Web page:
Why Helping Out Family Businesses Is Crucial To Malta's Economy

12th March 2019

Many family businesses fail simply because the owners failed to have a long-term plan, not managing to transfer to the next generation.

Family businesses dominate all free enterprise economies and have been crucial in the global economy’s survival during the most recent recession.  Locally, Malta owes a lot to its family-led companies, who have been the bedrock of its economy for decades – their success continues to provide stability and economic growth.

The key to family businesses’ lasting growth and success is multifaceted, the world over. Each family business has a unique recipe on how to mix business with family, embracing tradition, and a long-term vision that can build on previous generations’ successes, yet adapting to new and ever-evolving market trends.

Family companies can be vulnerable, plus tricky to lead and manage – is it the eldest in the family who should run the company, or the family member most qualified? Or an external professional? Their unique structures are often their handicap to success, or even demise. In fact, many family businesses did not fail because of increased competition or technological transformations, but because the owners failed to have a long-term plan, not managing to transfer to the next generation.

Dr Nadine Lia

Dr Nadine Lia

“The Family Business Act legislation and the Family Business Office were set up two years ago so that family businesses can get advice, have a sector representative, attend organised events for them and benefit from the numerous incentives and schemes designed to ensure businesses have long-term success,” says Family Business Regulator Dr Nadine Lia.

“As a rule, only a small minority of highly successful business-owning families have excelled and thrived through the generations. Many fall prey to the ‘third-generation curse’.  Although 49 per cent of businesses transferred to the second generation, only 21 per cent make it to the third, and just 12 per cent to the fourth.

Dr Lia says that these figures are alarming when local studies show that around 80 per cent of Malta’s businesses are family-run, and only 20 per cent of these businesses have a robust, documented, ad communicated succession plan in place. 

“Malta is the first jurisdiction to specifically legislate and assist family business.  As well as defining the family business model it paves the way for the successful transfer of family business in Europe and creates a cross-border scale up opportunity for small and medium enterprises.  This has in addition increased Malta’s attractiveness as a jurisdiction for the restructuring of international family businesses and relocation.”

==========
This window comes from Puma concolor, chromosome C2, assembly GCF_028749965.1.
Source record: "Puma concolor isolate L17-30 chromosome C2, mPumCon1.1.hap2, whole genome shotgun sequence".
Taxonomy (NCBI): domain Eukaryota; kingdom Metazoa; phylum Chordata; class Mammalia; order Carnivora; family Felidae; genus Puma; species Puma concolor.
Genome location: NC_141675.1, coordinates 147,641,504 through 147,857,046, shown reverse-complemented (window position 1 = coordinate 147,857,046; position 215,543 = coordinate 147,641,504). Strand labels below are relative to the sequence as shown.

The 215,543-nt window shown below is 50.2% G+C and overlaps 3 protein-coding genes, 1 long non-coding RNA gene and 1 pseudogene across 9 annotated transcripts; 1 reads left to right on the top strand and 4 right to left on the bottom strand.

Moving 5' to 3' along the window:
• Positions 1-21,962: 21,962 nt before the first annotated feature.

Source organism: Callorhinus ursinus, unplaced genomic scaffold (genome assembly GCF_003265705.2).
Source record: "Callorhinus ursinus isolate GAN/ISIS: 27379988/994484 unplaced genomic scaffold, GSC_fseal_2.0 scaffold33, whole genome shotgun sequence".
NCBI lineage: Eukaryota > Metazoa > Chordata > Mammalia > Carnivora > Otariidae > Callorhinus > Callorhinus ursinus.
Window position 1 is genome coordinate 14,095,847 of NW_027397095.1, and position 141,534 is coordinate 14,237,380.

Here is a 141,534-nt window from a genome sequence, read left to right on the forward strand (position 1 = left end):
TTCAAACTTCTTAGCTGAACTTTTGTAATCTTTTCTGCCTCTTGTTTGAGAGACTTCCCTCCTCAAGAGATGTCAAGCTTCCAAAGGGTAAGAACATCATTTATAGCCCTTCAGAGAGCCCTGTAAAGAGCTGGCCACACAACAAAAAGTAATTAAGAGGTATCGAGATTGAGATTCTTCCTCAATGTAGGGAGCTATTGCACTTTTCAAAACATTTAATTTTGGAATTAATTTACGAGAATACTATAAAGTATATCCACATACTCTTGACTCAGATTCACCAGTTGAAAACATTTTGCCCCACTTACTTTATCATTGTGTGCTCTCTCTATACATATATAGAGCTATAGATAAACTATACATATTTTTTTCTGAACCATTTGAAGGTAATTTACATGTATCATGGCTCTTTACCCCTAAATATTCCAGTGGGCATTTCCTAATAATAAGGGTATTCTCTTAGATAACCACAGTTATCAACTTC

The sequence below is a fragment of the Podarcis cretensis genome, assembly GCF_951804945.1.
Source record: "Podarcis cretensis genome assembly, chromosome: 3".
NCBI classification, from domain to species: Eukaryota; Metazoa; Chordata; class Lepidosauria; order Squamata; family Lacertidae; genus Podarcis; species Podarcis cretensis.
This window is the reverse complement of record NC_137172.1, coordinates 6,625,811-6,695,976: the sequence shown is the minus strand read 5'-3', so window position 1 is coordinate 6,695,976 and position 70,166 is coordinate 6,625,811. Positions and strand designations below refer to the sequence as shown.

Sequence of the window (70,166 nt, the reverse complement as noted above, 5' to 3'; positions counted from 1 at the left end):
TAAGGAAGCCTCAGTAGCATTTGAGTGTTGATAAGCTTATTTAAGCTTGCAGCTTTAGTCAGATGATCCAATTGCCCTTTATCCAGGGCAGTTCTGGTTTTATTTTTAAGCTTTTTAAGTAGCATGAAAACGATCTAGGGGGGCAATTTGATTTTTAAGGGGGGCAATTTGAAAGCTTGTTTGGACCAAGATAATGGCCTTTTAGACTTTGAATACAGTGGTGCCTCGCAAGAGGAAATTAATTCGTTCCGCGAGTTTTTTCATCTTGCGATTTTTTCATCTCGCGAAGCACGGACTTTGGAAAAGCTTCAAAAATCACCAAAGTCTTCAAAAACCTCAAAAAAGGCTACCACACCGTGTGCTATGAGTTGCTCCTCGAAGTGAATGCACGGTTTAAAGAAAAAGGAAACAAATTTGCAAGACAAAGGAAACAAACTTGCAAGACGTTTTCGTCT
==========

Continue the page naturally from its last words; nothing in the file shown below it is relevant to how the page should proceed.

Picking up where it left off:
The Family Business Office Incentives and Benefits

1. Bank Finance Scheme

i. In collaboration with the newly established Malta Development Bank and Bank of Valletta, family businesses are offered advantageous loan debt financing up to a value of €750,000 – this is the first ever incentive by a local bank to specifically cater for family businesses;

2. Fiscal Incentives

i. Family members transferring their family business to their children will benefit from a reduced stamp duty of 5 per cent to 1.5 per cent with no capping on the amount to be transferred;

ii. When transferring a family business duty on immovable property shall be chargeable on the first 500,000 of the value of the property transferred at the reduced stamp duty of 5 per cent to 3.5 per cent;

iii. When transferring shares, interests in a partnership, trust or foundation no account of duty shall be taken of the first €150,000;

3. Governance Incentives

i. Micro Loan Guarantee of up to €500,000 per business for business enhancement, growth and development;

ii. Legal, Notarial and Accountancy advisory services up to €12,500 for the purposes of assistance in the succession, governance or business transfer of a family business;

iii. Education and training for owners and their employees of up to €1,000 annually per family business;

iv. Arbitration of up to five sittings with a value of €2,500 with the objective to establish the fair value of the business;

v. Lease Renewal - The positive consideration of lease renewals occupying government industrial premises.

4. Tax Credits

i. Micro invest of a maximum of €70,000 to encourage business investment, innovation, expansion and implementation of compliance directives to develop operations;

ii. Investment Aid - Tax credit provided to family business whenever they take over an enterprise and assets from related family members.

For further information, you can contact the Family Business Office through their website, on Facebook, via email or by calling 22209524.

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Why Helping Out Family Businesses Is Crucial To Malta's Economy